SAM Tomkins is perhaps the most coveted player on the planet and clear favourite to win the Lance Todd Trophy today.
Yet he recalls a bloody encounter at Wakefield’s Belle Vue ground when skint, skinny and fresh out of school which left him contemplating life as a greenkeeper instead.
Much of the pre-Challenge Cup final discourse has, inevitably, been about the Wigan Warriors full-back’s fitness and, also, a much speculated imminent move to the NRL for the dynamic England international.
He only actually properly returned to Wigan’s side in Perpignan last week, his first Super League game since June.
From then, the current Man of Steel had strangely only appeared in their Challenge Cup quarter-final and semi-final victories, having missed games for a variety of reasons, including late withdrawals through sickness and then a back spasm.
Tomkins will, however, certainly take his place at Wembley today and look to repeat the flair and dash which helped his side earn a Challenge Cup success over Leeds Rhinos two years ago.
Yet, as a 16-year-old and long before he became such an in-demand iconic figure, it needed the intervention of current head coach Shaun Wane to persuade him to actually stay the course in rugby league.
“When I came through my scholarship, he was knocking about then,” said Tomkins, about the gruff former Wigan prop who was promoted from Michael Maguire’s assistant two years ago.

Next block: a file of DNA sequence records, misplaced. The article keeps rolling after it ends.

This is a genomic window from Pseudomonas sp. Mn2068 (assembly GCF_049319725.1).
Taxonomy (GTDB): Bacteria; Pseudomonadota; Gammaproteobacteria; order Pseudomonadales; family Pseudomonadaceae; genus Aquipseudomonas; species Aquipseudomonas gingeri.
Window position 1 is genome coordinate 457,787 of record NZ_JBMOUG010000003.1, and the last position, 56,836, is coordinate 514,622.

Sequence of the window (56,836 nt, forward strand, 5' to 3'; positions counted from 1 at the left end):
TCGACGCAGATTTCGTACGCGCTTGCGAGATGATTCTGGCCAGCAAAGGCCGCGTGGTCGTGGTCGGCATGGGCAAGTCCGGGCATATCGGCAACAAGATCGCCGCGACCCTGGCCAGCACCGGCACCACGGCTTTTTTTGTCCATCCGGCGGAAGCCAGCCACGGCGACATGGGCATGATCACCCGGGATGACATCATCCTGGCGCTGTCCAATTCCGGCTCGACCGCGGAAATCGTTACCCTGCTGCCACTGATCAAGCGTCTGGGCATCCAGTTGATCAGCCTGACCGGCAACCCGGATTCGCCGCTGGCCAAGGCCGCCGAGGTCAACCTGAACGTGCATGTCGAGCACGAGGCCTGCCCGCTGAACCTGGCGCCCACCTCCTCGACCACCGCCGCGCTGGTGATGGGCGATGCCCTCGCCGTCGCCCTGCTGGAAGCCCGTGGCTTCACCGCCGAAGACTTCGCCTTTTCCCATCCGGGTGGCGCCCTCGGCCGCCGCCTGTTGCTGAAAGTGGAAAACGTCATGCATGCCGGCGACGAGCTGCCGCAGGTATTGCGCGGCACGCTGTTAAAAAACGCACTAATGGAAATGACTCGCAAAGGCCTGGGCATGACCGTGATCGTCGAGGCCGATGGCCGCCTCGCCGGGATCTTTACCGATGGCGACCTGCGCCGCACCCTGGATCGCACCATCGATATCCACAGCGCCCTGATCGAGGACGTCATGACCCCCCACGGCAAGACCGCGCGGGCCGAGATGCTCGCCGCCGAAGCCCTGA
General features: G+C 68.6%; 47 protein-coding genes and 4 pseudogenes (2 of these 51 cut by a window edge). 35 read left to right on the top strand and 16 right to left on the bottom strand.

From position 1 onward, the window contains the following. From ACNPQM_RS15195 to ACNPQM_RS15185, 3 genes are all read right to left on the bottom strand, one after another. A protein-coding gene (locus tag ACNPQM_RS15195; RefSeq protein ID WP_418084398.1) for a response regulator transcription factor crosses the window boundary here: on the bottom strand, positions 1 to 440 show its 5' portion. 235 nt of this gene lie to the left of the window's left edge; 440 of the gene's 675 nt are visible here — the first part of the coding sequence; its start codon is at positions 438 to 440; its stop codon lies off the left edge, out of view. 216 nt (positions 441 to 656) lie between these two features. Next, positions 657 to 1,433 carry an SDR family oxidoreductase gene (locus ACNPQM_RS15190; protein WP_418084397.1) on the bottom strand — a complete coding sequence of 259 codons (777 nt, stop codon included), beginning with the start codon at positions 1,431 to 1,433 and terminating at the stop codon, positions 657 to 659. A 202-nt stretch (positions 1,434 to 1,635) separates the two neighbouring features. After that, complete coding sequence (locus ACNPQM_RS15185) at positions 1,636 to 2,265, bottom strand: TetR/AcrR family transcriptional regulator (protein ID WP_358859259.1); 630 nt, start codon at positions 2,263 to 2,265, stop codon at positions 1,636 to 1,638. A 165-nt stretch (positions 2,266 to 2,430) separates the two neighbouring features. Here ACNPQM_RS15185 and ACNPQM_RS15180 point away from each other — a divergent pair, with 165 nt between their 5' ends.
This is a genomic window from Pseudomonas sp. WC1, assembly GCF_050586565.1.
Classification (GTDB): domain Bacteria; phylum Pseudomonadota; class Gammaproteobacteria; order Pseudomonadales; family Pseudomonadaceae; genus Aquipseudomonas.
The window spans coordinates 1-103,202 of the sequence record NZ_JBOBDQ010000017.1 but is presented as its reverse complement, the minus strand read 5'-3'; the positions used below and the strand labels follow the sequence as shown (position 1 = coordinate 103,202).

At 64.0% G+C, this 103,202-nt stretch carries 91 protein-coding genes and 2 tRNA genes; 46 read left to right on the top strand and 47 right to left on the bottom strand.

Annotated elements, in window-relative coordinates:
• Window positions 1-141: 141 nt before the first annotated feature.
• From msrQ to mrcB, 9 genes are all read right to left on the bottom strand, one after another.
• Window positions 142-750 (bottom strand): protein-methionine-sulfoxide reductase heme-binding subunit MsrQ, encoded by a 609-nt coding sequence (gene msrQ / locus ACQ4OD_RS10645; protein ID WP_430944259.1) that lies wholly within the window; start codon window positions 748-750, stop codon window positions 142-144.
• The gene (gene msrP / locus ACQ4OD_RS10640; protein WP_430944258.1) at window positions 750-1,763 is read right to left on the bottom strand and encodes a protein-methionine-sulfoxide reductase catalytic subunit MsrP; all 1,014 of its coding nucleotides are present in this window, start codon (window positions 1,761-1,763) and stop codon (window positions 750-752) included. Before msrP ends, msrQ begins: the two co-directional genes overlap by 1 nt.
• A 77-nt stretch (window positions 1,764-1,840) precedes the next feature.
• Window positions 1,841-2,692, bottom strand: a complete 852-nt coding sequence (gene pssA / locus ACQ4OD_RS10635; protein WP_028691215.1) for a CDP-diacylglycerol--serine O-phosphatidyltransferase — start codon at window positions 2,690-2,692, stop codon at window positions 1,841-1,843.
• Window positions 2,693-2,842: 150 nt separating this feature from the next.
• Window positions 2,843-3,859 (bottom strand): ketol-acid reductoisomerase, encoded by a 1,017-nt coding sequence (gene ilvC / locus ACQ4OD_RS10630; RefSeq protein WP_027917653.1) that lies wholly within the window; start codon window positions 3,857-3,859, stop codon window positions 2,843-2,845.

“He was coach when I was in the Under-18s and it was a tough 12 to 18 months for me.
“I wasn’t the best kid at 16 and I didn’t get a contract at Wigan.
“I was playing for £25 quid a week if we won and I was picked.
“If we didn’t win or I wasn’t picked, I didn’t get paid.
“It wasn’t the star-studded idea of signing for a club as what I thought at 16.
“But Shaun improved me and from 16 through to 17-and-a-half, coming up to 18, he made me realise what I wanted to do”
Tomkins continued: “There were loads of times I thought about doing something else.
“I used to work on a golf course as a greenkeeper after I left school. I remember playing at Wakefield. There were lads who were three years older.
“When I was 16, I looked about 13 and I was playing lads who were 19 but looked about 30!
“I got smashed in the face and cracked a couple of teeth.
“There was blood everywhere. I went in at half-time and Shaun just said: ‘Be tough Sam’.
“I remember thinking ‘is this what I want to do for 10 years, getting my head smashed in and told to be tough?’
“Everyone goes through a bit of that as a kid but it makes me realise how lucky I am now.”
Wiganer Wane, 48, had been linked to New Zealand Warriors next season, where Tomkins is apparently destined, but he confirmed this week he will be at the DW Stadium again in 2014.
Wane was a substitute in the Cherry and Whites side that defeated Halifax at Wembley in 1988 and Tomkins added: “I class him not only as a great coach but as a friend. I want to win it for him as much as anyone else.
“He’s a tough taskmaster. It takes a lot to get any praise off him but that’s what you want, not someone who butters up every scenario. Good can always be better and that’s his philosophy.”
Tomkins, meanwhile, insists there will be none of the unsavoury antics of 2011 when he aimed a V-sign at Leeds fans while celebrating Wigan’s opening try at Wembley.
“It gets spoken about and I can laugh about it now,” he said, 33 tries already amassed this season.
“It was a rush of blood to the head. It was a silly mistake that I made in the heat of the moment.
“It was a fine and a telling off which I deserved but when I look back at the trophy, I will look at the picture of us lifting the trophy not of me sticking up two fingers.
“There’ll be no repeat this year – Hull fans are a bit nicer.”